I guarantee I wasn’t the only person who opened that email. In fact, I’d confidently wager that it was one of this year’s highest performing emails. I’m also quite confident that the team at Old Navy have spent time analyzing that subject line against the other 15 emails with lower engagement. They're adapting their strategy, and they have the insight to do so. That's the power of email marketing.


What is the ROI of email marketing?

You get tons of data and testing capability for a low cost with the unwavering confidence that your audience is seeing it. Email generates $38 for every $1 spent, and that staggering 3,800% ROI is due to: Accurate deliverability, segmentation, and customization.


1. Accurate Deliverability

You can’t adjust your marketing strategy if you have no idea whether or not your audience is seeing your message. Email marketing gives rare visibility to your customers: You’re landing in their inbox. (And if you aren’t, you have a report to tell you why.)


In 2021, you should also be abiding by CAN-SPAM, certifying that you’ve ethically obtained permission to contact your recipients. So if they’ve opted into your emails, you also know that they want to hear from you; you aren’t interrupting their user experience. On social media or Google, your audience is probably scrolling for other information, so your message is just noise they don’t need.


That doesn't mean you can sit back and relax. Your email still has to stand out amid hundreds of others, but you have the confidence that your subscribers want and are receiving your messages. You just have to make them openworthy.


2. Segmentation

That’s where personalization comes in. Email gives the power to "segment" your emails, meaning that you can sort your lists based on very specific information about your subscribers: Geographic location, purchase history, and age are just a few examples.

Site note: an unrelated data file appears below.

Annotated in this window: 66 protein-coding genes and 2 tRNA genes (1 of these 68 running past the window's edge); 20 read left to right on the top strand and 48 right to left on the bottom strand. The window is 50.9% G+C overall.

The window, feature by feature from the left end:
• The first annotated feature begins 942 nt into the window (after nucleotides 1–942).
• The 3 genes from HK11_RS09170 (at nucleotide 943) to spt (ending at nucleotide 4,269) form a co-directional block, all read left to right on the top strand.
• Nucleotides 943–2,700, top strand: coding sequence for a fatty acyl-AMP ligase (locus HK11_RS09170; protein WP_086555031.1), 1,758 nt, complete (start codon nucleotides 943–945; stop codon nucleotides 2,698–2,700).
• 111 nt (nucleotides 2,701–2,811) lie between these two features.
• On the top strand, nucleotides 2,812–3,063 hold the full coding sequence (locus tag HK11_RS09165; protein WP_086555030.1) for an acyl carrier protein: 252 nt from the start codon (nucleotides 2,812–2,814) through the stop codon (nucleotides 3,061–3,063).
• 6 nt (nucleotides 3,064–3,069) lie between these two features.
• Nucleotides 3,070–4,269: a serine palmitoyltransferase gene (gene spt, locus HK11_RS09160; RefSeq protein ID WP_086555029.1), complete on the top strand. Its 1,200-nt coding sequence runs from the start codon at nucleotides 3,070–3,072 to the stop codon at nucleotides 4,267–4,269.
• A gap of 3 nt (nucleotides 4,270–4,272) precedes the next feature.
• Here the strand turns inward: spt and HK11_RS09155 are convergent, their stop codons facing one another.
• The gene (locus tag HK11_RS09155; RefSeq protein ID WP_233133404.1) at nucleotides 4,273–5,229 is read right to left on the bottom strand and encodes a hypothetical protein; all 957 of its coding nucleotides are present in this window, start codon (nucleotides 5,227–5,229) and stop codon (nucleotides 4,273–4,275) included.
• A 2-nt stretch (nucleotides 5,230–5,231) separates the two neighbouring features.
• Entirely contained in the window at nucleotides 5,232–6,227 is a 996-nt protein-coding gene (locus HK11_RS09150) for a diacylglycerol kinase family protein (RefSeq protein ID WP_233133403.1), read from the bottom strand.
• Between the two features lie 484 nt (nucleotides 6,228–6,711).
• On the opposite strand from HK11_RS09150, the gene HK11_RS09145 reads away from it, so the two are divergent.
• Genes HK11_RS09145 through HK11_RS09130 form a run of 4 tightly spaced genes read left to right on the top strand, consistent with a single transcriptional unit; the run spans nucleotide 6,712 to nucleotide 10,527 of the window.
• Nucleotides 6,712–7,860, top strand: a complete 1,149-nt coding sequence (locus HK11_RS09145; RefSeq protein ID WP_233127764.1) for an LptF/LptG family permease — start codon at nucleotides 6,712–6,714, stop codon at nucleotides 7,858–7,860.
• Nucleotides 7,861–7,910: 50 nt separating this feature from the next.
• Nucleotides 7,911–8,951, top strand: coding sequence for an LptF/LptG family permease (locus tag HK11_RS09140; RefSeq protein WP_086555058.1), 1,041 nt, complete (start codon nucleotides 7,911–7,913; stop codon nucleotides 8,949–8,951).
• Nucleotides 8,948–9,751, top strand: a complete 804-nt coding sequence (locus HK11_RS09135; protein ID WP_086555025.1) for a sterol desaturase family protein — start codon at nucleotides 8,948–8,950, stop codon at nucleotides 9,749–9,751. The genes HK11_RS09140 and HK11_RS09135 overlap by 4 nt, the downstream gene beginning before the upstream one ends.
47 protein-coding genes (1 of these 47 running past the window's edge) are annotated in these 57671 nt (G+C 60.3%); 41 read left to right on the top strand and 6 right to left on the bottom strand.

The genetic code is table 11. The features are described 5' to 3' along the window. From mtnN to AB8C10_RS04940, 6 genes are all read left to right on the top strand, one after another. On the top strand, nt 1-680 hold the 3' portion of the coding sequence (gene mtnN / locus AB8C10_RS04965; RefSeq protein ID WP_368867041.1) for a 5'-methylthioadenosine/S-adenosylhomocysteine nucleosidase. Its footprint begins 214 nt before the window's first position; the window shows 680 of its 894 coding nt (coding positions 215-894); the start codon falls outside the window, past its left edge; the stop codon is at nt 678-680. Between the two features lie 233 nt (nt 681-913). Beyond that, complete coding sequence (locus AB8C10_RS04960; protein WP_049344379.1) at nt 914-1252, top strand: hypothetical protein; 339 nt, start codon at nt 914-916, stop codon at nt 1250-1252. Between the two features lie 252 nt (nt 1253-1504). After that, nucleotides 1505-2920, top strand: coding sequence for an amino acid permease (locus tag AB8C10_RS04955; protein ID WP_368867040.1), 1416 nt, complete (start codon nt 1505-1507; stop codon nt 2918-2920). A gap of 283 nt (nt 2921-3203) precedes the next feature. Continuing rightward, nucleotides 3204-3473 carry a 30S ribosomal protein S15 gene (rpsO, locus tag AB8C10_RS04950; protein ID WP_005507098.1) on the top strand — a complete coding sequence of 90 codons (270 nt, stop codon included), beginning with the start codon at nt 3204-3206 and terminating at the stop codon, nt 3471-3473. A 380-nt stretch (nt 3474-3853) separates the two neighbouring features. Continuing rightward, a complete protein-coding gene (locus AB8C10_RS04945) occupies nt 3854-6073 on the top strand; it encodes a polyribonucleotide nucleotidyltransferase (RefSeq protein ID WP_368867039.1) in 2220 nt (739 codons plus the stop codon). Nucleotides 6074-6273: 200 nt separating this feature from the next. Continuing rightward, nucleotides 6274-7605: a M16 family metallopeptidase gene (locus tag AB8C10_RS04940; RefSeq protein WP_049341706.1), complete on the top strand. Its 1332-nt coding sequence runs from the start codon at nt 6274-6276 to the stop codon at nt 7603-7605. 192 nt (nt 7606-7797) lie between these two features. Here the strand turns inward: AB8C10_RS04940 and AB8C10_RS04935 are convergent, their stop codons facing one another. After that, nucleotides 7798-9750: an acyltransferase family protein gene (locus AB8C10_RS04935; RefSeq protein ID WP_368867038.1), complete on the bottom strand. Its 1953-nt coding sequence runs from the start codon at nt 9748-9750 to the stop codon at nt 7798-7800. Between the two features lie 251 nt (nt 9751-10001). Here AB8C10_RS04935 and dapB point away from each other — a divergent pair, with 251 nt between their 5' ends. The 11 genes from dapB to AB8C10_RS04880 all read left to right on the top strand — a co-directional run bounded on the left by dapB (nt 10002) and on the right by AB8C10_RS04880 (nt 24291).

Since mass communication and impersonal sales pitches are so 2008, the more segmentation your email list has, the better. Marketers using segmented campaigns can experience as much as a 760% increase in revenue. Niching down sounds like a lot more work, but it gives you the ability to run far more effective campaigns.


Let’s revisit the Old Navy example. The customers who clicked on the $10 jean email have obvious similarities. I don’t work in the marketing department at Old Navy, but even without all of the behind-the-scenes data, I can identify three commonalities right away: $10 was a great price point for them, they like denim, and the urgency of “till midnight” enticed them.


If I worked at Old Navy, I’d put all of these people in a list called “February Jean Buyers.” Now let’s say in three months, they run a sale on denim shorts. The department can pull that list and run an ad very similar to the jean campaign. Maybe they even offer Super Cash to those people who purchased (which they can confidently do since they segmented that list). I predict it would pay dividends.


3. Customization

No two campaigns are created equal. Since people have opted into your emails, you have the advantage of an attentive audience. Don’t abuse that. Make sure you’re sending emails that your customers WANT to receive.


I love receiving emails from Chewy. Since I purchase from them frequently, they know I own a dog, not a cat. I only receive promotional emails regarding canine products, which makes me feel like they know me. They aren't bothering me with cat toys and cat food. That’s table stakes in 2021.


There are so many different types of email campaigns: Nurture campaigns help guide potential buyers down the sales funnel toward their purchase; promotional emails work well for customers who have already purchased (re: Old Navy’s jean example); and exclusive offers work to help retain memberships and subscriptions.


These are just three examples, and they’re three entirely different people: One is a prospective customer, one is warming up to your brand, and one is a loyal fan. You’d speak to each one differently if they walked into your store, so make sure you treat their inboxes the same way.


As always, if you have questions, don’t hesitate to reach out to us here at Moxie. We’re almost as passionate about email marketing as we are about helping your business thrive!